U.S. companies could see tighter data-protection rules if Europe adopts new laws
EU moves toward 72-hour breach disclosure notices, raising max fine to $2.2 million
By Rodika Tollefson, ThirdCertainty
While Americans highly value their freedom from government intrusions and their freedom of speech, Europeans see privacy as their basic human right. Which is why many European nations have the strictest privacy protection laws anywhere.
By the end of the year, those laws may get even tougher.
In June, after three years of negotiations, the Council of the European Union has agreed on a general approach to its 28 member countries’ general data protection regulations, or GDPR. The agreement clears a major hurdle and paves the way for negotiations with the European Parliament.
One of the most contentious aspects of the GDPR includes the so-called “right to be forgotten,” a 72-hour requirement for disclosing certain breaches to the proper authority, and maximum penalties of 1 million euros (about $2.2 million) or 2 percent of “global annual turnover” for failing to do so.
The GDPR would apply to any company doing business in the EU regardless of its physical location or presence and regardless of whether any money is exchanged during a transaction that involves data collection.
For companies, the good news is that the GDPR unifies data protection across the European Union, as well as allows them to deal with one data authority.
“In some cases, it will make our job a little easier due to the fact that there will be the same standards—it will dispel some of the complexity,” says Jeff Schilling, chief security officer for FireHost, which provides secure cloud hosting to companies around the globe.
There also may be an advantage for companies from a data-security perspective. He says bad actors “will go to the path of least resistance.” When dealing with multiple rules across the European bloc, that could mean targeting a company through a country that has the lowest standards.
“When you have global, multinational companies, you’re only as secure as your weakest link,” he says. “That’s a good reason to get consistency and up the game.”
Tougher standards, enforcement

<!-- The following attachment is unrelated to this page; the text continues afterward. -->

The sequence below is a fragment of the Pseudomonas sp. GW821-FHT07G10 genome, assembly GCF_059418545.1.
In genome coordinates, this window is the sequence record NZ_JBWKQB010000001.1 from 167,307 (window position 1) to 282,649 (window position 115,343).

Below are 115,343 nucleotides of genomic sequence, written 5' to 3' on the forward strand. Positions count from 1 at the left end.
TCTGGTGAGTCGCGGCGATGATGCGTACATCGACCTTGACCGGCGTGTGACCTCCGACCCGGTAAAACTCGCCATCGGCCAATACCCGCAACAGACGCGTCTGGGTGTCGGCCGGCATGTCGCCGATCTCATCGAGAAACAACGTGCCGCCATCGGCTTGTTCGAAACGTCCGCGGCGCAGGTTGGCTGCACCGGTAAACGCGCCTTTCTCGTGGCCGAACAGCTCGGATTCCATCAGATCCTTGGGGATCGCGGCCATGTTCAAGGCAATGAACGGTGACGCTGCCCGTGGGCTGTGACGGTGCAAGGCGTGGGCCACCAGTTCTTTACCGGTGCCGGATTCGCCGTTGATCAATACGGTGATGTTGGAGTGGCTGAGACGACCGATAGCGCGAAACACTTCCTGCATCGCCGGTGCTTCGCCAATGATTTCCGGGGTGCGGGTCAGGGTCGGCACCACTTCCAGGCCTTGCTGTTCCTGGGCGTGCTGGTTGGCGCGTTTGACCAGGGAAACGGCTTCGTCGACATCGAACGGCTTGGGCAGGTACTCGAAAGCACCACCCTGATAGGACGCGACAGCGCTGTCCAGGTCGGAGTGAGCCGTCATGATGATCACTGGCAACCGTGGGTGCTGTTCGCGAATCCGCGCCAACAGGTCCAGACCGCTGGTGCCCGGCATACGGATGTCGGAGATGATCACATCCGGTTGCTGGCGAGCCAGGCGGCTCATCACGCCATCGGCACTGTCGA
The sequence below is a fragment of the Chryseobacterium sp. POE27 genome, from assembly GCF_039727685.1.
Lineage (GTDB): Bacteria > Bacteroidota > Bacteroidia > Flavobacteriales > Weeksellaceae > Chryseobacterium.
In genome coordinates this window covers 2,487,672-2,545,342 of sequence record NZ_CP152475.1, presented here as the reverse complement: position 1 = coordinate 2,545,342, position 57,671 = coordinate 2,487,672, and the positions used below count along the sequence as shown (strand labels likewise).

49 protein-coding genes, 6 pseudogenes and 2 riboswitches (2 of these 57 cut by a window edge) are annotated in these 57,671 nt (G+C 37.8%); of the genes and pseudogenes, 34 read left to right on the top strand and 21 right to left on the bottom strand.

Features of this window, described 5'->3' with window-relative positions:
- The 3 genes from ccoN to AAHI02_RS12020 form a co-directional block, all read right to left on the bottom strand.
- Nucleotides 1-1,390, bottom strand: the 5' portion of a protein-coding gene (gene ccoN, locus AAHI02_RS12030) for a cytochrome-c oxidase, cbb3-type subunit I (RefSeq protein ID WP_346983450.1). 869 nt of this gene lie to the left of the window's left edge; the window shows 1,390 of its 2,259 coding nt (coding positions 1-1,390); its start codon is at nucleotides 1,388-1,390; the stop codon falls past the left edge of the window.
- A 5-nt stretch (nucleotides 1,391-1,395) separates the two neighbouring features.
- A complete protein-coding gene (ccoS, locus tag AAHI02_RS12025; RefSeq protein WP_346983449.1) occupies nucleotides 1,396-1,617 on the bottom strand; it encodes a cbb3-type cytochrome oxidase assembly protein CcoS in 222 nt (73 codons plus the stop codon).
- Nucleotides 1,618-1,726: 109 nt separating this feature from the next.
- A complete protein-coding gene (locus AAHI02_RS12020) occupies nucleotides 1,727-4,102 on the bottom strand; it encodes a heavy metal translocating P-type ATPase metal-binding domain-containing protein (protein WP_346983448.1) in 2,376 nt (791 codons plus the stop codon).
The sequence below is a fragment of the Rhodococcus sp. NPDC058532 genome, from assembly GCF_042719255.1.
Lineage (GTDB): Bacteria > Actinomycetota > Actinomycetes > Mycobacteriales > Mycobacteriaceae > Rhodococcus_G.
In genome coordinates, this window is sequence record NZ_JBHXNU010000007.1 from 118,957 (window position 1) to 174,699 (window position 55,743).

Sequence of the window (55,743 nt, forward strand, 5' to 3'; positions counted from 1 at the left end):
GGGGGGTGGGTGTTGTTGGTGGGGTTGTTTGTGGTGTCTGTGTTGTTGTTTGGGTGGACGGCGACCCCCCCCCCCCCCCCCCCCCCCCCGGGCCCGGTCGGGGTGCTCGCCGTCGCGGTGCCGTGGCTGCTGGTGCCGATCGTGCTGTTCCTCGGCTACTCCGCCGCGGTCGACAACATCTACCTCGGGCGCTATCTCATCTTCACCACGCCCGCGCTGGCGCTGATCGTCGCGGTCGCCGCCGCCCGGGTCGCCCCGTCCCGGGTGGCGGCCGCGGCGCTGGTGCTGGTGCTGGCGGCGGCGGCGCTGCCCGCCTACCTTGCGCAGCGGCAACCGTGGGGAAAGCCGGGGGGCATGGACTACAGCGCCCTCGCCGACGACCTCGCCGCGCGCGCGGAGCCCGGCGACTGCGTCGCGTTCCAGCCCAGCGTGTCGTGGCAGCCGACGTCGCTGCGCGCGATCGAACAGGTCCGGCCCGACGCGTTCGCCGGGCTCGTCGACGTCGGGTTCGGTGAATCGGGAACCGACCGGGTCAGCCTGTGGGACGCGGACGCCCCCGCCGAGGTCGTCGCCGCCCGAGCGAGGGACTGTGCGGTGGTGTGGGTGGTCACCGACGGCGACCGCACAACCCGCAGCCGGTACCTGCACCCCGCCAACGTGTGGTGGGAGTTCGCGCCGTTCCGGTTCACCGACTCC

There is no doubt in some security experts’ minds that the GDPR is aimed at major global players.
Google, for example, is notorious for getting in trouble in Europe. In one case a couple of years ago, it was found guilty of violating data collection laws (through its Street View mapping service) in Germany.
Germany is considered to have Europe’s tightest data privacy laws. The country’s fine against Google? $195,000.
“At the end of the day, it was a bit of a hollow victory for regulators,” says Jason Straight, chief privacy officer at UnitedLex, a global leader in legal services outsourcing. “If you’re not going to impose steep fines (on major players), you’re not going to have an impact.”
Paul Keane, European operations manager for IDT911, says the penalties would be proportionate to the breach. (IDT911 is an identity theft protection company that sponsors Third Certainty.)
“Maximum fines are only to be considered for the most serious and blatant of breaches and are likely to be quite rare,” he says.
The breach-notification requirement may be the toughest to swallow.
The proposal states that as soon as the controller (the entity controlling the data) becomes aware of a personal data breach that “may result in physical, material or moral damage,” it must notify the proper authorities “without undue delay and, where feasible, within 72 hours.”
Straight, who has worked on many data breach events, says compliance might be difficult.
“You almost never understand the full scope of an incident with any accuracy within 72 hours,” he says. “It’s going to lead to a situation where companies are relaying information that later turns out to be inaccurate, and then you have credibility issues.”
Schilling, a retired U.S. Army colonel who’s worked on cybersecurity operations, says it could take weeks for a forensics investigation.
“In a lot of cases what you’ll get is … all the indication that capabilities were there for the threat actors to exfiltrate data, but there’s no conclusive evidence that they actually did it,” he says. “How do you articulate that in regulations?”
U.S. companies need to be ready
Some of the provisions, like an individual’s access to and control of personal data, are similar to a proposed discussion of data privacy issues by the White House earlier this year. But the EU’s example is not likely to put any pressure on the U.S. Congress—U.S. data regulations are facing an uphill battle.
Part of that is cultural, Straight speculates. Many European bloc countries, he says, are all too familiar with what happens when a state abuses its access to private information. The former Soviet Union comes to mind.
“The concept that privacy is a fundamental right is much stronger in Europe,” he says. “I do not think what’s happening in the European Union will wash up on our shores.”
He says some companies will attempt to set universal policies around the globe.
“But some of those requirements, like the right to be forgotten, will impose a fair amount of costs on those companies,” he says. “I’d be surprised if they willingly gave this protection to people they’re not required to.”
Although the GDPR may not be in full effect for a few years, Keane says American companies need to start paying attention now.
“Overseas companies operating within the EU or processing EU citizens’ information need to start looking now at adjusting and complying to what is proposed,” he says.